I am teacher at a secondary special needs school and I am also a mother of a 3 year old girl. In both these spheres I have seen the value of cooking as a life skill, an educational tool and also just for fun.
At school, cooking is taught both as a subject and as a social activity. We run a ‘foody-Friday’ where the students plan, prepare, cook and eat together in their tutor groups. For some students this is one of their few experiences of eating as a social activity. This activity stimulates communication skills and social skills as well as cooking skills. Cooking is also used to teach practical number skills with weights and measures, portions and cutting all being a great way to explore maths skills and make them relevant. It also teaches the basic chemistry behind cookery.
Cooking is also a life skill. To live independently, you need to have basic cooking skills. For our students it is especially important to ensure that they have the skills that they need in order to have some independence, but cooking is important for all. I will never forget the friend who attempted to make cauliflower cheese at university by putting a whole, raw cauliflower into the oven with a packet of cheese sauce; nor the friend who burnt a dozen eggs without creating a single fried egg worth consuming!
At home I have always tried to involve Munchkin in cooking, but two events recently made me reassess how I do this in order to ensure that she benefits fully from the activity. The first was a play-date with a friend and her son where she suggested the kids make banana bread and the second was a free parent and pre-schooler cooking course, called Sticky fingers run by Coram at my local children’s centre. (Find yours here)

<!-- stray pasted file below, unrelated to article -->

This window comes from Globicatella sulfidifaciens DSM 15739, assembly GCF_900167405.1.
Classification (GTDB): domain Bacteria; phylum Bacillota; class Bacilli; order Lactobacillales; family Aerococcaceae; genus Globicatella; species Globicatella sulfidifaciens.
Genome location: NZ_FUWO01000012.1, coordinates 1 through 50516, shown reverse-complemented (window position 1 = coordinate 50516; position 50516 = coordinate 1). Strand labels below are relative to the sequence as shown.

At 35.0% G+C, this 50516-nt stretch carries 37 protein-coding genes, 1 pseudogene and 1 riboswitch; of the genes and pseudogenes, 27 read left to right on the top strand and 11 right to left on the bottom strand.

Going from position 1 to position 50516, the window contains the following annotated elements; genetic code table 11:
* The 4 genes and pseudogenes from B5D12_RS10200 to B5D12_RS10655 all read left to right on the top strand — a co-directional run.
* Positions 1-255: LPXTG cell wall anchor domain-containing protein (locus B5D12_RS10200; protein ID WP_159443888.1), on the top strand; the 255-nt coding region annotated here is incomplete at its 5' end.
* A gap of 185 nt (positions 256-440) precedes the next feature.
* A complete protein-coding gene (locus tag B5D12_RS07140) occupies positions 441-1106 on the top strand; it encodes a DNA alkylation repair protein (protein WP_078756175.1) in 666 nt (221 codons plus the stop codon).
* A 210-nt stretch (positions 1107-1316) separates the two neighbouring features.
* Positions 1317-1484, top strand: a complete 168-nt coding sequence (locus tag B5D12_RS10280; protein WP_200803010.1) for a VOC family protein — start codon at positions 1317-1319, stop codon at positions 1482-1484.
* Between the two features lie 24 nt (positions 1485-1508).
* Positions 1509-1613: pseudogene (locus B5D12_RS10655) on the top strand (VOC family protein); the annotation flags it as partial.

I am a self-confessed control freak, but I hadn’t realised how this had impacted on my cooking with Munchkin. With banana bread making, my friend let the kids have ultimate control over everything. They weighed and measured, stirred and poured and had great fun. Yes they made a mess and yes, some of the measurements may have gone a little awry, but it made me realise that it’s not a perfect product that is the ultimate goal, its taking part and enjoying. Munchkin wanted to be a part of the whole process at my friend’s house, where with me she often gets bored half way through and wanders off. I also need to remember that a little flour can always be cleaned up!
The cooking class, with the brilliant course leader, David, also taught me to let go and Mucnhkin was given control of the chopping (with table knives not sharp ones, but not something I’d have tried alone) and she loved it and was a lot better than I’d have thought. The class itself also focused on healthy eating and gave me some new meal ideas and forced Munchkin to try foods she’d turn down at home – one of the positives of peer pressure! Most of all, she and I had fun cooking together.
So, there we go, kids can and should be encouraged to join in with cooking. It benefits them in life skills, mathematical skills, sciences skills ad it stimulates them creatively and socially. It can be a bonding and enjoyable experience for kids and parents alike. From icing fairy cakes to helping to make dinner, from an early age kids can be involved in food.
This blog was originally written for West London Mum and posted on her site in March. Click here to see the original post.